Getting around by tuk tuk in Bangkok

There are two ways to approach tuk tuks in Bangkok: the let’s-have-an-adventure way, and the cold-light-of-day-I’m-a-Thai-grandma way. Both have their time and place. Either way, no trip to the Thai capital is complete without a tuk tuk ride.

Tuk tuk in Bangkok

A wet tuk tuk ride.

First, the brass tacks. What, exactly, are tuk tuks? They are a three-wheeled cross between a rickshaw and a motorcycle. You can fit three people comfortably. In Bangkok the body is usually blue and the canvas roof is black, and they swarm around the city like loudly putzing locusts. They are really convenient when you have a lot of cargo to move, and that’s primarily what Thais use them for. For example, when I bought a refrigerator, it came home on a tuk tuk.

Tuk tuks are not metred and the negotiation of fares is required. Before we negotiate like a Thai grandma, the let’s-have-an-adventure plan can actually be kind of fun. It works like this. A tuk tuk driver yells from the street corner “You go tuk tuk Grand Palace? I take you! All day 20 baht!”. This driver will get a kick back if he takes you to a few “interesting” sites in between taking you to the Grand Palace and Wat Pho, and/or other big-name tourist attractions. He will have an extensive back catalogue of possibilities and will tailor your stops to what he thinks you like (group of young guys? Guns and ladies! Young women? Jewellery and clothing! Couples? Antiques and gem stones!).

It can be kind of fun — remember, you don’t have to buy anything, and feel free to walk away from the tour if at any point your driver won’t do what you want. Personally, I don’t mind stopping a few times to see some random stuff, but I won’t spend all day doing it. That aside,some drivers are really fun, and it can be an impromptu adventure. If it’s not working out, you can always ditch.

What if you just want to get from point A to point B? You don’t want a tour, and you don’t want to make any stops. It’s time to put on your shrewd old lady face and haggle. Tuk tuk drivers, especially around Khao San Road, know that foreigners are sometimes ignorant of the prices, and will simply not take a normal price. Don’t take it personally — they won’t take Thai people either, because they are gambling that some gap-year muppet with four beers in him will just pay whatever he quotes. And more often than not, this gamble seems to pay off for him. Move onwards and upwards. In fact, just avoid the tuk tuks that sit on Khao San Road altogether.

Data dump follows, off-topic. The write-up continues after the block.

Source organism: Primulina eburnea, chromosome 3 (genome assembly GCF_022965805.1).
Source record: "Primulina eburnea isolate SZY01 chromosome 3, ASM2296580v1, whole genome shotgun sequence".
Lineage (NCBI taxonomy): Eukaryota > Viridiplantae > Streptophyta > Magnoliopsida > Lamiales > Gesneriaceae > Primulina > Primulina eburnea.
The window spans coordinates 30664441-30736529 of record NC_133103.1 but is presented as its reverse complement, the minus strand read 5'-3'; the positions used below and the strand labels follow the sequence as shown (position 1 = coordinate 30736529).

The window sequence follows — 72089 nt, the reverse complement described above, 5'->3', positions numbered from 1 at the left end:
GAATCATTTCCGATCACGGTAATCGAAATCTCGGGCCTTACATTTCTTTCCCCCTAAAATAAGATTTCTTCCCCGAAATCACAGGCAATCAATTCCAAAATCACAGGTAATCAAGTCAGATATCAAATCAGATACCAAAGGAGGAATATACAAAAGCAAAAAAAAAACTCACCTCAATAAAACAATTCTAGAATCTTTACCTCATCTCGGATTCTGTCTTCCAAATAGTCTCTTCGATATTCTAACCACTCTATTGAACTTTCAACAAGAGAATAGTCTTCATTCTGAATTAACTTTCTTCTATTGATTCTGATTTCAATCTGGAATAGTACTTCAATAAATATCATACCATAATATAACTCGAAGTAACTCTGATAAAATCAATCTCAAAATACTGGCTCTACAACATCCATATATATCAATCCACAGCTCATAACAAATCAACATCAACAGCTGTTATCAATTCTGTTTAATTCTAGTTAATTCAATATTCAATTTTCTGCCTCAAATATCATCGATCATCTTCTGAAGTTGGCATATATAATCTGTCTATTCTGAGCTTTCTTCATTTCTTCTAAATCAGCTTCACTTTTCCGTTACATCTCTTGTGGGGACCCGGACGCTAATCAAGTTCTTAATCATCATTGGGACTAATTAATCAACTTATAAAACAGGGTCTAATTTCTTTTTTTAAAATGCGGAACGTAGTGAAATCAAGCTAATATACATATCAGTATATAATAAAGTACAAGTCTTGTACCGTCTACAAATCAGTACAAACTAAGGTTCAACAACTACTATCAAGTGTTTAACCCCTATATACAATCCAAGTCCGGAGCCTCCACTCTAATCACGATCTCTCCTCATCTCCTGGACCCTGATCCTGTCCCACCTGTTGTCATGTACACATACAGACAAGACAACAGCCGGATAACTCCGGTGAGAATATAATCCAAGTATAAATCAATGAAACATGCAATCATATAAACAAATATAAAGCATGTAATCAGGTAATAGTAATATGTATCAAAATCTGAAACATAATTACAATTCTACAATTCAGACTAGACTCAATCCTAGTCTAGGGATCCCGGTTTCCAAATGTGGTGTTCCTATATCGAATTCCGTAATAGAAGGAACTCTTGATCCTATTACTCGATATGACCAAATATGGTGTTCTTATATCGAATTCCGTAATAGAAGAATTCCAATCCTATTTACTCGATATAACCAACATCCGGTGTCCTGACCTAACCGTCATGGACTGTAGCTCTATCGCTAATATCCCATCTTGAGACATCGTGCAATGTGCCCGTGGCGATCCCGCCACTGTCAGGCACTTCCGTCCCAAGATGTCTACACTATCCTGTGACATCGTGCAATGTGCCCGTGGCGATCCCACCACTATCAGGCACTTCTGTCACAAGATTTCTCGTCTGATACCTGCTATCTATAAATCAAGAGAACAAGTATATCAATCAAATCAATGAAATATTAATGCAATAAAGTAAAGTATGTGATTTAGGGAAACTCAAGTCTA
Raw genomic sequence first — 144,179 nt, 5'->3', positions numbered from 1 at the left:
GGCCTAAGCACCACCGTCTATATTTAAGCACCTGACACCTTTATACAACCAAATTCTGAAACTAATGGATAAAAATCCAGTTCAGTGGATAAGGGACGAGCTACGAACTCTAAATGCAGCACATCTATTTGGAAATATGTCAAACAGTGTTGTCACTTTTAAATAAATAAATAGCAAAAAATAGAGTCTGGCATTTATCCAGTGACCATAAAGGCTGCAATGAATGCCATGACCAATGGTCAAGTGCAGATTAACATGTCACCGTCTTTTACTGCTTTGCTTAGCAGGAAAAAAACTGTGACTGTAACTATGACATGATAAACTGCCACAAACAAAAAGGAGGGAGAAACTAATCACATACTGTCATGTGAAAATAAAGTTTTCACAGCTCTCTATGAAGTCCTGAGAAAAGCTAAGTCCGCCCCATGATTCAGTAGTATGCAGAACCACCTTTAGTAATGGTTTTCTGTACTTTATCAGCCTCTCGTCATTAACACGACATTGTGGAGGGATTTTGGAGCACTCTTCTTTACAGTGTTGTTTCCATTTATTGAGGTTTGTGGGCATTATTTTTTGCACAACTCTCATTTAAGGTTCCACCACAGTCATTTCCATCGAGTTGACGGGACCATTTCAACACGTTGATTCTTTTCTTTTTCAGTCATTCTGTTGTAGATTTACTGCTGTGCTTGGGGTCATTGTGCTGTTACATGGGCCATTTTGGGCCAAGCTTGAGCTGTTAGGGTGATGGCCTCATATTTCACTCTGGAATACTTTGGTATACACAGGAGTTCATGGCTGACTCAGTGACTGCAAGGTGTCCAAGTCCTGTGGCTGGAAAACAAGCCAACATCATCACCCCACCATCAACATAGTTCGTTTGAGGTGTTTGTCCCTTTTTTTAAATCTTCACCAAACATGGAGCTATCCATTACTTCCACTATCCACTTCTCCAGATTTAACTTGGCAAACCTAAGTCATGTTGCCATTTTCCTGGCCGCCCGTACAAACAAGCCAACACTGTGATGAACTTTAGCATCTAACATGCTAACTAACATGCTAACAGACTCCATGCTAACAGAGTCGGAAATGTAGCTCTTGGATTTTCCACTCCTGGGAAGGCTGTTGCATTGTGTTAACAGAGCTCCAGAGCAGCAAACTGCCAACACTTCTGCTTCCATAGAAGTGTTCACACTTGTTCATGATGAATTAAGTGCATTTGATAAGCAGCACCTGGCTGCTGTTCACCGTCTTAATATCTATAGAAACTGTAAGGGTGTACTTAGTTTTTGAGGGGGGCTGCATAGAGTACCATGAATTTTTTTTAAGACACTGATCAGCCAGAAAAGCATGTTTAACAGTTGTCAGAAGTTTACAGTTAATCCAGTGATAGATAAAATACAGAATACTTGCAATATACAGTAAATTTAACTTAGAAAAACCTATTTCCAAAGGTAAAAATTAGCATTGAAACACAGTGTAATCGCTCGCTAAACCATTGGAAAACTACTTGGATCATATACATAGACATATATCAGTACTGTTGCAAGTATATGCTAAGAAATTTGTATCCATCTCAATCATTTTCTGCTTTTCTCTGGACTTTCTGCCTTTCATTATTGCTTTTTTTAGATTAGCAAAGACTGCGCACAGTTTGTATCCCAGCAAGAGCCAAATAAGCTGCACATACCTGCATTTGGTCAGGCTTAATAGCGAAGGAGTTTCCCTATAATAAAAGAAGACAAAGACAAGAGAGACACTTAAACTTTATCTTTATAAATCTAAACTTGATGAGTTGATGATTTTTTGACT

Your best chance with a tuk tuk is to flag one down that isn’t sitting in front of a hotel, attraction or tourist area. Have in mind about how far away your destination is and start by offering 20 baht for the first kilometre and five baht for each extra kilometre. Keep a smile on your face, and remember, taking an air-conditioned cab only costs 35 baht for the first kilometre and then five baht for each extra kilometre, so if the driver won’t come below that it’s probably best to just find a cab.

On the other hand, most tuk tuk drivers are poor, usually from upcountry and often with families to support, so we often don't mind paying a little extra. If the driver gives us a standard local price and turns out to be a real nice and modest guy (as is often the case), we're quick to tip 20 baht for the service. Again, on the other hand, if they start by quoting an insane price and finally agree on a normal fare, their greediness doesn't deserve a tip.

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